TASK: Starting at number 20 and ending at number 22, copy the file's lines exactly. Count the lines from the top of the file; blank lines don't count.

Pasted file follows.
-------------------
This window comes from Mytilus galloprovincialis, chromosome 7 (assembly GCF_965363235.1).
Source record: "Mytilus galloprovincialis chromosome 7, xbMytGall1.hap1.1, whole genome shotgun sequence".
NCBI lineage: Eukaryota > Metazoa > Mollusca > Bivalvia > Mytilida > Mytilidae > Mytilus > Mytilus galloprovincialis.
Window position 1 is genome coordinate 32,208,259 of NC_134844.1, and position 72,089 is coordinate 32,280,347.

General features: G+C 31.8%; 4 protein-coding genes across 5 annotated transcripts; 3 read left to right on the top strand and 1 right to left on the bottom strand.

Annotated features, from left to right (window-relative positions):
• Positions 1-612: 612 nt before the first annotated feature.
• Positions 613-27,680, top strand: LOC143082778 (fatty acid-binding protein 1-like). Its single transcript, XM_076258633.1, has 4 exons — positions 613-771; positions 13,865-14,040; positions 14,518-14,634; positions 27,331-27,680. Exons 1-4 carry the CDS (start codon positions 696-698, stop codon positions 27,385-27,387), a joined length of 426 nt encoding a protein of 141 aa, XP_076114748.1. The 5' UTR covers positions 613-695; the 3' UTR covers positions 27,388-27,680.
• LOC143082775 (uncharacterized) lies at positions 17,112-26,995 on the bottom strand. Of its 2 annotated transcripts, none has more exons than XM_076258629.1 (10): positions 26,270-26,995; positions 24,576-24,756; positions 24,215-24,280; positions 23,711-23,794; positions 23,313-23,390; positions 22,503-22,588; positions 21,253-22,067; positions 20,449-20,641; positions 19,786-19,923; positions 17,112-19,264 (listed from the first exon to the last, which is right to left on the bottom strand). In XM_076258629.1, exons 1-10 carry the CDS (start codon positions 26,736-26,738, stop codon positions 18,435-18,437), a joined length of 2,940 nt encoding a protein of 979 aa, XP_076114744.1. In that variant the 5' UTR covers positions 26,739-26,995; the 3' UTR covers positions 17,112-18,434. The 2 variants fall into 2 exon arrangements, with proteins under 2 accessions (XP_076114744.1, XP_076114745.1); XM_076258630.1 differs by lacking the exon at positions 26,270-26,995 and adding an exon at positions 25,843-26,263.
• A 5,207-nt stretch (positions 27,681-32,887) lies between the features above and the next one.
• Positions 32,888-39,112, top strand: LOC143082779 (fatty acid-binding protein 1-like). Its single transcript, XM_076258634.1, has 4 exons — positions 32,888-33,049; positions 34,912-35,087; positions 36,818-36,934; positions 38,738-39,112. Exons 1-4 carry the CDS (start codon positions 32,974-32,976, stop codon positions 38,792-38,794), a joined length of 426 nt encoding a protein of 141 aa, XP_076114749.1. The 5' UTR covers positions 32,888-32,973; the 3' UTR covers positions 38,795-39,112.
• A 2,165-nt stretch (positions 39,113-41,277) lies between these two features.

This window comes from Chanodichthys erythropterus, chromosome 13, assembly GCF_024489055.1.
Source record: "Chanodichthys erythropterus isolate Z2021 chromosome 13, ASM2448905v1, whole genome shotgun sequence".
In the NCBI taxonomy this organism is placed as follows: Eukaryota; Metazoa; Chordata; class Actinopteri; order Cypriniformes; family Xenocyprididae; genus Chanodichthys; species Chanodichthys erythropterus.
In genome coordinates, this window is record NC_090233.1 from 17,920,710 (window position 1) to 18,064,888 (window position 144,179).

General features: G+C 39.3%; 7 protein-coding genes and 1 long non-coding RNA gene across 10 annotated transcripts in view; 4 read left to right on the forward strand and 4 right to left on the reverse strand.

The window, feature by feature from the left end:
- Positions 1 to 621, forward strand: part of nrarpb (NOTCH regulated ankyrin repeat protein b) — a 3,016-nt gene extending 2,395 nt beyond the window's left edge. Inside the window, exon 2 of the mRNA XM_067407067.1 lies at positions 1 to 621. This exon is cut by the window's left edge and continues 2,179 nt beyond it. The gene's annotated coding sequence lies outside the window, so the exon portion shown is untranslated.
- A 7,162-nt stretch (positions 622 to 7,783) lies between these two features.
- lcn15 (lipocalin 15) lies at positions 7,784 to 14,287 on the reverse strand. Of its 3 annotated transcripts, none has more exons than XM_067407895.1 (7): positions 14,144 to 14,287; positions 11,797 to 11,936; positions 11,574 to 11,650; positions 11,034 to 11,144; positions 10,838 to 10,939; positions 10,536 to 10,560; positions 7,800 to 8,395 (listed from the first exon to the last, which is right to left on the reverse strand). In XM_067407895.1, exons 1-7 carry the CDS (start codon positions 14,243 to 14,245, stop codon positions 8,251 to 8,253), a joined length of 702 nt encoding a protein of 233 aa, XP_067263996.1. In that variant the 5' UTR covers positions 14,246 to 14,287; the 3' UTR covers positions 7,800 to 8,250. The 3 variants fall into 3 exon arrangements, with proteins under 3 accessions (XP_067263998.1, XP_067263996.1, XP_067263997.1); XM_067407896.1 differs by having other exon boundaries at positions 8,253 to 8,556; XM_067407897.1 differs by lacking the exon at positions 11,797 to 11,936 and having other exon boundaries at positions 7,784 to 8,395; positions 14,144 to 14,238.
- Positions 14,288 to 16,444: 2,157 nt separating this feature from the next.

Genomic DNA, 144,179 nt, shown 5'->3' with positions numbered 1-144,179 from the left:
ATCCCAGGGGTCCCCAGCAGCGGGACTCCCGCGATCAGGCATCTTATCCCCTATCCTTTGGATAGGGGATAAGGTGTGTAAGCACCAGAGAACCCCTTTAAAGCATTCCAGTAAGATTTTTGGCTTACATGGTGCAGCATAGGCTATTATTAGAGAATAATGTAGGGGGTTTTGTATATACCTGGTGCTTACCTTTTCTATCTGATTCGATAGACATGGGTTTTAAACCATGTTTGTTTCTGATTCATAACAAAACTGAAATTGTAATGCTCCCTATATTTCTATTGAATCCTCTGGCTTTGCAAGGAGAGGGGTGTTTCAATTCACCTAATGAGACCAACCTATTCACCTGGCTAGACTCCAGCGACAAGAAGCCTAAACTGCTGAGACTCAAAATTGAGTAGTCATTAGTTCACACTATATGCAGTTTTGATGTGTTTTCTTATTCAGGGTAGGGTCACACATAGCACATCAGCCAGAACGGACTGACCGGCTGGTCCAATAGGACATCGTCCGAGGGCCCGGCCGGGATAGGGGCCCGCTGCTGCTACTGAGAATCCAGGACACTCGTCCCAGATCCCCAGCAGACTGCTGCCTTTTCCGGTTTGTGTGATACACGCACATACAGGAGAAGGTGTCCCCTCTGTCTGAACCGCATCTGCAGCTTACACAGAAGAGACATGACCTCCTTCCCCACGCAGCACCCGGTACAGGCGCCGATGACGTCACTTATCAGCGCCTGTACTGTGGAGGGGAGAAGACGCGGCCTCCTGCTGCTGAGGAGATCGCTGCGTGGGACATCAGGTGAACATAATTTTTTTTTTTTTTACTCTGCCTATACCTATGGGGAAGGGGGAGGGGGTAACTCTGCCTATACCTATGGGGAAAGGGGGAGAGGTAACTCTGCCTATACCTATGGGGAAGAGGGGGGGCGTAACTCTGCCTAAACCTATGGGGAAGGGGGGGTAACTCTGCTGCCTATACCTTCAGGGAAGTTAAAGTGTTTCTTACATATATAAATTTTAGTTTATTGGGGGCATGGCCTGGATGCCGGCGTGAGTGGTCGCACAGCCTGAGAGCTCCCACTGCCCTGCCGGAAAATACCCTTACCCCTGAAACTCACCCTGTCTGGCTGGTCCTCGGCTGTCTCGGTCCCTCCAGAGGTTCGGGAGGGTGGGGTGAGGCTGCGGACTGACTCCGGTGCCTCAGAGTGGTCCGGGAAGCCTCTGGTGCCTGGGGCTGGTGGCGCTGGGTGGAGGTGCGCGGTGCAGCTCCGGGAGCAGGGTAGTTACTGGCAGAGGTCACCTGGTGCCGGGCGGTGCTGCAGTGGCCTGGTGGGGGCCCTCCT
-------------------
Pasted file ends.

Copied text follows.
- A 7,162-nt stretch (positions 622 to 7,783) lies between these two features.
- lcn15 (lipocalin 15) lies at positions 7,784 to 14,287 on the reverse strand. Of its 3 annotated transcripts, none has more exons than XM_067407895.1 (7): positions 14,144 to 14,287; positions 11,797 to 11,936; positions 11,574 to 11,650; positions 11,034 to 11,144; positions 10,838 to 10,939; positions 10,536 to 10,560; positions 7,800 to 8,395 (listed from the first exon to the last, which is right to left on the reverse strand). In XM_067407895.1, exons 1-7 carry the CDS (start codon positions 14,243 to 14,245, stop codon positions 8,251 to 8,253), a joined length of 702 nt encoding a protein of 233 aa, XP_067263996.1. In that variant the 5' UTR covers positions 14,246 to 14,287; the 3' UTR covers positions 7,800 to 8,250. The 3 variants fall into 3 exon arrangements, with proteins under 3 accessions (XP_067263998.1, XP_067263996.1, XP_067263997.1); XM_067407896.1 differs by having other exon boundaries at positions 8,253 to 8,556; XM_067407897.1 differs by lacking the exon at positions 11,797 to 11,936 and having other exon boundaries at positions 7,784 to 8,395; positions 14,144 to 14,238.
- Positions 14,288 to 16,444: 2,157 nt separating this feature from the next.